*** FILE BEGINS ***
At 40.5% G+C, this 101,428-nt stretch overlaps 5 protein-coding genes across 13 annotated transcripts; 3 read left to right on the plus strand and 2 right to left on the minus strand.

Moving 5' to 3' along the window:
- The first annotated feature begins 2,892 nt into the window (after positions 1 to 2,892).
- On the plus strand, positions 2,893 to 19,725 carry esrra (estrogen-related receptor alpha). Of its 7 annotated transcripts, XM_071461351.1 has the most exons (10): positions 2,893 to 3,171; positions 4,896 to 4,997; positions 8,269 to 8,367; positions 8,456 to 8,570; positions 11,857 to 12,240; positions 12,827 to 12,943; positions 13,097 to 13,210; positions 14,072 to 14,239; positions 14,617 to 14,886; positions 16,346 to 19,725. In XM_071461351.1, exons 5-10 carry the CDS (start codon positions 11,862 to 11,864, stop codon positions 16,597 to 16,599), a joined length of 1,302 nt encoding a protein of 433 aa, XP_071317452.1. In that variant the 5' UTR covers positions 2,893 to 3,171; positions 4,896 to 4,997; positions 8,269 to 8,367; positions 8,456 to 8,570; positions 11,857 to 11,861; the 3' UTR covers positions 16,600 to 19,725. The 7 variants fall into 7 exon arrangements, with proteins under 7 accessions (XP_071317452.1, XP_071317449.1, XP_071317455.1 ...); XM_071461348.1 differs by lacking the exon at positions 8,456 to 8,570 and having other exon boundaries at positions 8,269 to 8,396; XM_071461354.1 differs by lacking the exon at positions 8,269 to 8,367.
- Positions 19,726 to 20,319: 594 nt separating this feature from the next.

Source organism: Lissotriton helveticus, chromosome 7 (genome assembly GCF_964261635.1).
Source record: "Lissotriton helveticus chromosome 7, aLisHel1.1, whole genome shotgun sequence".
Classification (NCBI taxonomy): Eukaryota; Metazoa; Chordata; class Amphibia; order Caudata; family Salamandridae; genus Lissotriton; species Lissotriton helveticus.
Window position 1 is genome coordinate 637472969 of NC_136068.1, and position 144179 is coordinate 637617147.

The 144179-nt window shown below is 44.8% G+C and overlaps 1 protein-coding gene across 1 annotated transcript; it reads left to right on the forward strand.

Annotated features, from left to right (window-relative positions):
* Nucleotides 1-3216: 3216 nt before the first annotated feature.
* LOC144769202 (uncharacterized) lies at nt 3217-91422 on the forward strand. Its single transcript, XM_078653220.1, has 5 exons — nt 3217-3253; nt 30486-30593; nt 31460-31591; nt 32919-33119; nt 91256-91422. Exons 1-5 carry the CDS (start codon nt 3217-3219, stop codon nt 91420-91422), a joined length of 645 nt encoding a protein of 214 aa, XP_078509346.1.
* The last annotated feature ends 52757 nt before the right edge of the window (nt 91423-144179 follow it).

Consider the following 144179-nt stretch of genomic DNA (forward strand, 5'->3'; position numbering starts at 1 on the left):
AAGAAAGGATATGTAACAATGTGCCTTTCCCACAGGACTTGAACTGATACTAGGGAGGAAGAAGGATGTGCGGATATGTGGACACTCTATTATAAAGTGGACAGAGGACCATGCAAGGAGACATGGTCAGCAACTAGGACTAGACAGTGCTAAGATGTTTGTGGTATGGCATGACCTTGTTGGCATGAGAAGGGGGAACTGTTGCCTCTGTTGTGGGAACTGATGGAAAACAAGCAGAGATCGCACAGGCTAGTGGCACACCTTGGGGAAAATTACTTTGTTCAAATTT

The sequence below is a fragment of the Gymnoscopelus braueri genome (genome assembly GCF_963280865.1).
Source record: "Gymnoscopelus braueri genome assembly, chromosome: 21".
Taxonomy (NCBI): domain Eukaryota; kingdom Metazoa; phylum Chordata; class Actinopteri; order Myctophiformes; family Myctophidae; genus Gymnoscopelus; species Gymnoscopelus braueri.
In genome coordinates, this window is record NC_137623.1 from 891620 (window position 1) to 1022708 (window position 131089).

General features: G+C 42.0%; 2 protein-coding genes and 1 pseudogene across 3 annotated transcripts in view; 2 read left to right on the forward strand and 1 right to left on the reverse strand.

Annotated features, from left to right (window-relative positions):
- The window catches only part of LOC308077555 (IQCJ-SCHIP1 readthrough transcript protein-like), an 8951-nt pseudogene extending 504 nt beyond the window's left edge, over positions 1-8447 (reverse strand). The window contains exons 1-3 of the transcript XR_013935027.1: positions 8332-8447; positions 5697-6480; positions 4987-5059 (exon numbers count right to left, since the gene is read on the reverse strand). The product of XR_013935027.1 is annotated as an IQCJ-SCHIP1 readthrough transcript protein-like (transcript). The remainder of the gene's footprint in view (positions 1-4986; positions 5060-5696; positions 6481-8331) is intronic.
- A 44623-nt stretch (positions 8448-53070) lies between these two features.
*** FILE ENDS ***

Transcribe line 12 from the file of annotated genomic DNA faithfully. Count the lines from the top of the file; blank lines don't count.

* Nucleotides 1-3216: 3216 nt before the first annotated feature.